The Xperia 1 III gets an upgraded 4,500mAh battery compared to the previous-gen’s 4,000mAh, likely a necessary move given the 120Hz display. Battery life is adequate, not stellar. I averaged two hours of screen time on a day of lighter use, which drained the cell to only about 50 percent by the end of the day. I was concerned about how it would hold up on a day of heavier use recording some 4K video clips, but even in that case, the battery lasted through the end of the day. I’d pack a charger or a backup if I planned on shooting video extensively, or on a long travel day where I anticipated more than four hours of screen-on time, but for day-in-day-out use, the Xperia 1 III does fine. There’s also support for 30W wireless charging.

I both like and dislike the phone’s unique tall-and-slim profile. It fits my hand more easily, and it is possible to reach your thumb across the screen in one-handed use (forget about reaching the far upper corner, though). But it’s also more prone to slipping out of pockets. I do like the fingerprint sensor embedded in the on / off button on the side; it’s quick and it doesn’t care if I’m wearing a mask.

Sony Xperia 1 III performance and software

Spec-wise, the Xperia 1 III is a flagship through and through. It uses a Snapdragon 888 processor with 12GB RAM and 256GB of built-in storage. There’s 5G connectivity here, and unlike last year’s model, those in the US will be able to take advantage of it — as long as you’re on Verizon or T-Mobile. The Xperia 1 III doesn’t support AT&T’s 5G, and there’s no mmWave support, just sub-6GHz on T-Mobile and Verizon.

Sony doesn’t have a firm security-support timeline for the Xperia 1 III but tells us that owners can expect two years of support. The phone ships with Android 11, and the company doesn’t have plans for future OS version upgrades. That puts it well behind Samsung’s and Apple’s support policies, both of which offer at least four years of security updates and multiple OS version upgrades. Considering its high price tag, this is a significant shortcoming against its peers.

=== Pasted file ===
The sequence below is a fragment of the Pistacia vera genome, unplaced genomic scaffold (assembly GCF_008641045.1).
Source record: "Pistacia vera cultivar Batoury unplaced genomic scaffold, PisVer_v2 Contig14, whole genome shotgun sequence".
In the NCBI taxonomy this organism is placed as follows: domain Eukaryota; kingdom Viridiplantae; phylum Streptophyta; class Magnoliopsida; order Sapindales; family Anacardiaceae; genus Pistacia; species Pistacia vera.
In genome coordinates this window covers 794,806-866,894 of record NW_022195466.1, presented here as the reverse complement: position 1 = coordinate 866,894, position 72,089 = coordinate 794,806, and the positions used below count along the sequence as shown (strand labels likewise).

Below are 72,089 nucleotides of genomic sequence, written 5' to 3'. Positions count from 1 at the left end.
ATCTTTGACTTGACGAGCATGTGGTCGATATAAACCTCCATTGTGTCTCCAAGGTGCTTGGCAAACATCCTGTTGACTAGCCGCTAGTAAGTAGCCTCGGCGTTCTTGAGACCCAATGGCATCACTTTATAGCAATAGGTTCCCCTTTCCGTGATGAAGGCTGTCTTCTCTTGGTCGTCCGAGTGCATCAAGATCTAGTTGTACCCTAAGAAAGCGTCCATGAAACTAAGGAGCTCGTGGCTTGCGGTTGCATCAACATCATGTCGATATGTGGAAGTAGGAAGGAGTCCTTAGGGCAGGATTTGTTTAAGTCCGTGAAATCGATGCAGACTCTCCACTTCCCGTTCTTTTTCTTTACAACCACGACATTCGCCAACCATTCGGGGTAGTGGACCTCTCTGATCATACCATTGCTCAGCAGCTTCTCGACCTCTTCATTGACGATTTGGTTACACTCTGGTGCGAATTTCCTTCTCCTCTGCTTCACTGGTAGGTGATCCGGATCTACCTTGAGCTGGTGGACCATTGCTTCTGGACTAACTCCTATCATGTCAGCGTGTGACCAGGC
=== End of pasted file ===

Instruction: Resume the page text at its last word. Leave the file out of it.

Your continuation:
Sony has equipped the Xperia 1 III with dual front-firing speakers and says they’re louder than those in the 1 II. Paired with the high-res OLED screen, it makes watching videos a high-quality experience. I was delighted when I heard a car offscreen and the audio tracked as it passed through the scene from the left to right speakers. Maybe I’m easily impressed by these things, but I can see myself genuinely enjoying watching a movie or a show on the Xperia 1 III, rather than as a last resort to stave off boredom.

The Xperia’s rear panel includes three cameras and a time-of-flight sensor.
The Xperia’s rear panel includes three cameras and a time-of-flight sensor.

Sony Xperia 1 III camera

Sony is a highly regarded maker of mobile imaging sensors, and in the past few years has gotten more serious about the camera hardware in its own Xperia phones. This year’s iteration includes a total of three 12-megapixel rear-facing cameras, including a telephoto lens with a folded-optic design that includes two focal lengths: 70mm and 105mm equivalents. All three cameras, including that telephoto unit, use a sensor with dual phase-detection autofocus, a technology that helps Sony Alpha cameras achieve class-leading autofocus speeds. If you’re a numbers kind of person, here’s the quick rundown on the rear-facing camera hardware in the Xperia 1 III: